Aug. 7 (Bloomberg) -- Brisa-Auto Estradas de Portugal SA’s third-largest investor is holding off on tendering stock, potentially undercutting an effort by the two bigger shareholders to buy full control of the toll-road operator.
The 2.76 euro-a-share offer from the Tagus Holdings Sarl venture of family-owned holding company Jose de Mello SGPS SA and London-based Arcus Infrastructure Partners LLP’s Aeif Apollo unit expires tomorrow. Analysts including Elodie Rall at JPMorgan Chase & Co. predict most minority investors will accept, and eight funds with about 140 million euros ($174 million) in Portuguese assets disposed of a combined 7 percent stake in July, according to the country’s securities regulator.
“I plan to sell all of my shares in Brisa,” Pedro Pintassilgo, a fund manager at F&C Management Ltd. in Lisbon said in a telephone interview yesterday. “I believe that the Tagus bid will have a very high level of success.”
The Tagus partners already own a 49.6 percent equity stake and 53.8 percent of the voting rights in Brisa. The Portuguese highway operator’s Spanish counterpart, Abertis Infraestructuras SA, is the third-ranked investor with 16 percent of votes. The Tagus bid values Brisa, which is based in the Lisbon suburb of Sao Domingos de Rana, at 1.66 billion euros.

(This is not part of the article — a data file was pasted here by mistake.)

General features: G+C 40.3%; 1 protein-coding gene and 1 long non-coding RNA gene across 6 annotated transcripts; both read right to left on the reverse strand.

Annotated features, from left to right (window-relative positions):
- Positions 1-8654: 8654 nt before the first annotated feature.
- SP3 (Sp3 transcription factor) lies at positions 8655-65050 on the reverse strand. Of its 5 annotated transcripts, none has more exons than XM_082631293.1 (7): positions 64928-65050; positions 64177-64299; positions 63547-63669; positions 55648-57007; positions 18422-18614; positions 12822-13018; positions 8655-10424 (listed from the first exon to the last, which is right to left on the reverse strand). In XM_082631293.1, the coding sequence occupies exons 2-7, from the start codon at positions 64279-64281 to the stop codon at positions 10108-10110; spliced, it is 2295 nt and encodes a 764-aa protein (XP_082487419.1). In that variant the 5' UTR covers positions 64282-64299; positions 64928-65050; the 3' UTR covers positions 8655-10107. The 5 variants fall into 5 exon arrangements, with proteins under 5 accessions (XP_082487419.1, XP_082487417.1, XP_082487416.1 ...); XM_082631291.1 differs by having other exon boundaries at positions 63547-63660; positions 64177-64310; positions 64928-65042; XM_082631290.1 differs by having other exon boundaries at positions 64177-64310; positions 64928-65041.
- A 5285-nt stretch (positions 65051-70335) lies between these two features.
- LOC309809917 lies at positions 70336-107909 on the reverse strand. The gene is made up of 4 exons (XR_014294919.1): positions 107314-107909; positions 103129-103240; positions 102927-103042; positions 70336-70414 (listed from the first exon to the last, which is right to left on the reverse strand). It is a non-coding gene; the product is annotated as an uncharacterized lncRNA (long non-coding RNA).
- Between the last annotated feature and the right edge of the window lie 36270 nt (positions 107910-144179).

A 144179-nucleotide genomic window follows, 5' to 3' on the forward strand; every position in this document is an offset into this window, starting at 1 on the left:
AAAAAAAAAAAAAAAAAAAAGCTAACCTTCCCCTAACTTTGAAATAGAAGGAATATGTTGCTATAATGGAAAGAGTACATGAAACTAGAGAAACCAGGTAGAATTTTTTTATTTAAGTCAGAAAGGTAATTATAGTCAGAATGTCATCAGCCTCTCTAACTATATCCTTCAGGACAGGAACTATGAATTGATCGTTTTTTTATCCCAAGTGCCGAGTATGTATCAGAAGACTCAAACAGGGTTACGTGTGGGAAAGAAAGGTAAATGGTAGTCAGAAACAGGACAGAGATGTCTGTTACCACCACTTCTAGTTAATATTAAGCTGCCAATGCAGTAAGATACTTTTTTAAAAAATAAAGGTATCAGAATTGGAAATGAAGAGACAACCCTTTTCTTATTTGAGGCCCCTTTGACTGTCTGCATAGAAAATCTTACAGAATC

Abertis, which criticized Tagus’s initial offer in March of 2.66 euros a share as inadequate, has declined to comment since the bid was raised 3.8 percent in mid-July. A spokeswoman at the Barcelona-based toll-road operator said today that Abertis hadn’t yet decided on whether to accept the bid and would announce any move on the last day of the offer.
As a deepening recession in Portugal continues to weigh on Brisa’s toll-road revenue, Credit Suisse AG said on July 31 that the revised Tagus offer is an opportunity for investors to exit the stock.
“Investors should accept the offer as it is approximately in line with our target price,” Robert Crimes, a London-based analyst, said in the Credit Suisse research report. Crimes cut his share-price estimate for Brisa to 2.50 euros from 2.60 euros after the company said first-half income dropped 44 percent from a year earlier to 31.9 million euros.
Abertis’s acceptance will be crucial for Tagus to obtain the 90 percent voting control of Brisa that would enable the owners to de-list the toll-road company under Portuguese market rules. Tagus said on July 16 that once the results of its offer are determined, it may request removal of Brisa shares from trading. The venture doesn’t have a target holding because the partners already hold majority control of Brisa, Jose de Mello SGPS Chairman Vasco de Mello told journalists on March 29.
Results of the tender are scheduled to be announced at 5 p.m. Aug. 9, said Paula Cordeiro, a spokeswoman for the NYSE Euronext Lisbon exchange.
“Abertis is an industrial group with strong shareholders, a good balance sheet and a beautiful mergers and acquisitions record,” said Myriam Cohen, an analyst at Alphavalue in Paris. “They have the capacity to resist the offer at this price.” At the same time, Abertis is “also in a reshuffling phase of assets, and they may not want to manage a minority stake.”
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